Concurrent and Independent HCO− 3 and Cl− Secretion in a Human Pancreatic Duct Cell Line (CAPAN-1)

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Publisher
Springer-Verlag
Copyright
Copyright © Inc. by 1998 Springer-Verlag New York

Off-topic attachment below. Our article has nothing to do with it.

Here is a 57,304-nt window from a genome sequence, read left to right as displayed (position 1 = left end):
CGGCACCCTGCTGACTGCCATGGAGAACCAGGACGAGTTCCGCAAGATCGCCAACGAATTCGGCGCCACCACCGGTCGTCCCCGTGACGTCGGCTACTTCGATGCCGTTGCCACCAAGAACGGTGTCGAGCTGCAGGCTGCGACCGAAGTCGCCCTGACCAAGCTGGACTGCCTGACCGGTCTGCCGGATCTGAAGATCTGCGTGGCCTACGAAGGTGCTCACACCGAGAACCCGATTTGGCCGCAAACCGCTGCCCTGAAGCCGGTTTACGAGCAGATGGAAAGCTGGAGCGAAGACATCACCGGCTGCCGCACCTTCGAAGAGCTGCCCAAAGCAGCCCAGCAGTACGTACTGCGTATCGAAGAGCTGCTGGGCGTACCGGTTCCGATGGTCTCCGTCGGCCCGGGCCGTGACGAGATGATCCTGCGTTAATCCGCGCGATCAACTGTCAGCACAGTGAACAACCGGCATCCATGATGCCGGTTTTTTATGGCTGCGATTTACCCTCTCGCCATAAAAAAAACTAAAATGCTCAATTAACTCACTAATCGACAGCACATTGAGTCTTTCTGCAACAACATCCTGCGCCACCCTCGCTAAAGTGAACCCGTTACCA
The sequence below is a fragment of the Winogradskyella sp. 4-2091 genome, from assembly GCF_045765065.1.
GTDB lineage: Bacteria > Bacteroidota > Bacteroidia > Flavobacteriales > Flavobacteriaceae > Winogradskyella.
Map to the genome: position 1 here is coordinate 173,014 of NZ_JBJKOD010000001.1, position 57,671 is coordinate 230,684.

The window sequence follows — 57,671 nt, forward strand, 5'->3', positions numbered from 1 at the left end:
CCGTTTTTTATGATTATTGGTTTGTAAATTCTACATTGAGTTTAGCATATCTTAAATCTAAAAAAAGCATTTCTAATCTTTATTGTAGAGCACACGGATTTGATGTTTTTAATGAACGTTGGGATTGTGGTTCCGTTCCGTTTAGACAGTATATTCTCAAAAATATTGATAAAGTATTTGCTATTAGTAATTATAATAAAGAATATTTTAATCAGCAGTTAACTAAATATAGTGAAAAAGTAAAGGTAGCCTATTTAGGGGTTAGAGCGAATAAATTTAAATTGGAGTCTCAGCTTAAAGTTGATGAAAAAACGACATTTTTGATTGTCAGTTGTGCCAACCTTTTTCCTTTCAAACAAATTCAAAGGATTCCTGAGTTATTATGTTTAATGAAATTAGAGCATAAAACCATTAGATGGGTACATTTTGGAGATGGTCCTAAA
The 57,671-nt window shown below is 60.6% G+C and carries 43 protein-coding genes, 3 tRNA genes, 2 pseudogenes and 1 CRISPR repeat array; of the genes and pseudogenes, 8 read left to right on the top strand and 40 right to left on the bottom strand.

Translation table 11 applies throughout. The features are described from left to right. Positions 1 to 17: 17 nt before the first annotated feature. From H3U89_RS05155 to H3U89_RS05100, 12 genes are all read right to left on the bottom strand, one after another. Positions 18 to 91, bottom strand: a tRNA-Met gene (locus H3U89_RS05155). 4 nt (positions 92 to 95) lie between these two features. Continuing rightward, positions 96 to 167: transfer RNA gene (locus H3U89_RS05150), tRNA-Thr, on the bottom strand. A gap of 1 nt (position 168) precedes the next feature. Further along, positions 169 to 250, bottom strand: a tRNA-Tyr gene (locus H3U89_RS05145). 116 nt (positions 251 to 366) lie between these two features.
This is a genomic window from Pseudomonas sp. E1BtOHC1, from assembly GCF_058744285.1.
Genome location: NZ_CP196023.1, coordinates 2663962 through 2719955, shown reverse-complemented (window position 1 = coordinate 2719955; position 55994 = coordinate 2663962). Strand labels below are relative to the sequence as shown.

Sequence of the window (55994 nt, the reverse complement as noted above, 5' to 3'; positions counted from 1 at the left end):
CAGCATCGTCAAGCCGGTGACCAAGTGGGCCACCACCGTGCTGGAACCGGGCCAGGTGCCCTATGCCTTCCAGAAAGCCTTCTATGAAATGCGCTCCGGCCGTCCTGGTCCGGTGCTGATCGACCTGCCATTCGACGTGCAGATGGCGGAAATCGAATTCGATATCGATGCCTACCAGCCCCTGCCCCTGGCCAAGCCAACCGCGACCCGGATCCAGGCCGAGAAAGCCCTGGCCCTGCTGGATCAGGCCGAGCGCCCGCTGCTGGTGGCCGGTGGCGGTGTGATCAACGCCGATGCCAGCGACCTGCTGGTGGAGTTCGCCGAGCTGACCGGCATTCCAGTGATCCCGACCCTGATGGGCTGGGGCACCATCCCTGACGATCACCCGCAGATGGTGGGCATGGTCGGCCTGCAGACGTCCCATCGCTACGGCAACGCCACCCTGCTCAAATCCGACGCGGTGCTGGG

Subject
Life Sciences; Biochemistry, general; Human Physiology
ISSN
0022-2631
eISSN
1432-1424
D.O.I.
10.1007/s002329900401
Publisher site
See Article on Publisher Site

Abstract